Plasma virus load evaluation in relation to disease progression in HIV- infected children

S. Tetali, S. Bakshi, S. Than, S. Pahwa, E. Abrams, J. Romano, S. G. Pahwa

Research output: Contribution to journalArticlepeer-review

20 Scopus citations

Abstract

The objective of this study was to investigate the relationship of plasma HIV RNA load with survival and disease progression in HIV-infected children and to determine its correlation with cellular HIV DNA. Virus load (VL, HIV RNA copies/ml) was determined retrospectively by nucleic acid sequence-based amplification (NASBA) assay in 144 stored plasma samples between birth and 48 months in 50 children of whom 40 are alive (age range, 2-13 years). On the basis of clinical and immunologic status children were classified as rapid progressors (RPs), or nonrapid progressors (NRPs). Proviral HIV DNA quantitated by QC-PCR (quantitative competitive polymerase chain reaction) in 24 children was compared with plasma HIV RNA. At age <3 months, plasma VL <750,000 copies/ml was associated with significantly higher survival to age >2 years (p ≤ 0.01) compared with a VL of ≤750,000 copies/ml. Increasing mortality was observed with increasing plasma HIV RNA levels at ages 3-24 months and baseline VL of infants who died before age 24 months was significantly higher (p = 0.004) than baseline VL of those who survived beyond 24 months. Although baseline VL in infants classified as RPs was higher than that of NRPs, the difference was not statistically significant. Among surviving children 2-13 years of age, the baseline VL obtained at <24 months of age was not predictive of disease severity. Although no significant correlation was noted between plasma HIV RNA and proviral DNA, the concurrence of positive and negative results was >80%. We conclude that high plasma HIV RNA in infancy is associated with increased mortality.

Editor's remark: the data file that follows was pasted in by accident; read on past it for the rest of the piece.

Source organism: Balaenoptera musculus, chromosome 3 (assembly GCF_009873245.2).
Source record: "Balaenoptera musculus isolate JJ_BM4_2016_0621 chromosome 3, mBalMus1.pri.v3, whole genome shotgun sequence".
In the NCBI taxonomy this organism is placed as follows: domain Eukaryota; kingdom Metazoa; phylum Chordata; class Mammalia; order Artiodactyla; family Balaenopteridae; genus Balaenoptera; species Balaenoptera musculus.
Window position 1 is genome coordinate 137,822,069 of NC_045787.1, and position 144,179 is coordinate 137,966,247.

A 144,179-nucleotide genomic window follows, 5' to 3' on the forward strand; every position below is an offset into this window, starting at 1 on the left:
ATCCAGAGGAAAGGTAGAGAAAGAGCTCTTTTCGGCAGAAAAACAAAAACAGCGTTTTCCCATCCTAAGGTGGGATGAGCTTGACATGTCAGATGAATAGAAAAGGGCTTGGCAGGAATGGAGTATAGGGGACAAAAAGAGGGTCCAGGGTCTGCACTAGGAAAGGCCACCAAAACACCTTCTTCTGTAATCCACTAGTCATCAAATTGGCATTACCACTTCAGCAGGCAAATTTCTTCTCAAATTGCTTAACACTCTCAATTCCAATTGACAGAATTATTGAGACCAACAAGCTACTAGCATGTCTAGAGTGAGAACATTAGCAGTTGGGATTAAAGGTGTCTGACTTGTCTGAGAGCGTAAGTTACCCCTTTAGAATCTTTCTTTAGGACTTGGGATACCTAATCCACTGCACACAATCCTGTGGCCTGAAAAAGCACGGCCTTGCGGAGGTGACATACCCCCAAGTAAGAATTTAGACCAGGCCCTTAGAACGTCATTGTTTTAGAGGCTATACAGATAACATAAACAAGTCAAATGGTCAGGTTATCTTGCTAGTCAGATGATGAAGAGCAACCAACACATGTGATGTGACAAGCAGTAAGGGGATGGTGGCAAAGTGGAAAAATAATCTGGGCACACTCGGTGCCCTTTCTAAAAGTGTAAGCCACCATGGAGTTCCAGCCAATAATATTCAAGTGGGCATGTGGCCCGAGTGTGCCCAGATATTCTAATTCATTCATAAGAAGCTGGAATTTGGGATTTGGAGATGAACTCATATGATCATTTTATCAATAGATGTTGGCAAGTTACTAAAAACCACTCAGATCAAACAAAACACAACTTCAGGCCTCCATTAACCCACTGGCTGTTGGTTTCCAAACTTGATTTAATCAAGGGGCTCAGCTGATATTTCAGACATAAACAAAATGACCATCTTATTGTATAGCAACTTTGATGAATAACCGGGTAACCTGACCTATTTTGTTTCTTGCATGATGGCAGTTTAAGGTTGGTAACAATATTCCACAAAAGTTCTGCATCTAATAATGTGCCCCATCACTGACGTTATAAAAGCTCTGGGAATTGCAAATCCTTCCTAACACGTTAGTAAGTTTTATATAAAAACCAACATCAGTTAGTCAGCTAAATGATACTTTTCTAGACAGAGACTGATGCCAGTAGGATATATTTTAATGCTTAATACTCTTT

Original languageEnglish (US)
Pages (from-to)571-577
Number of pages7
JournalAIDS research and human retroviruses
Volume14
Issue number7
DOIs
StatePublished - May 1 1998
Externally publishedYes

ASJC Scopus subject areas

  • Immunology
  • Virology
  • Infectious Diseases

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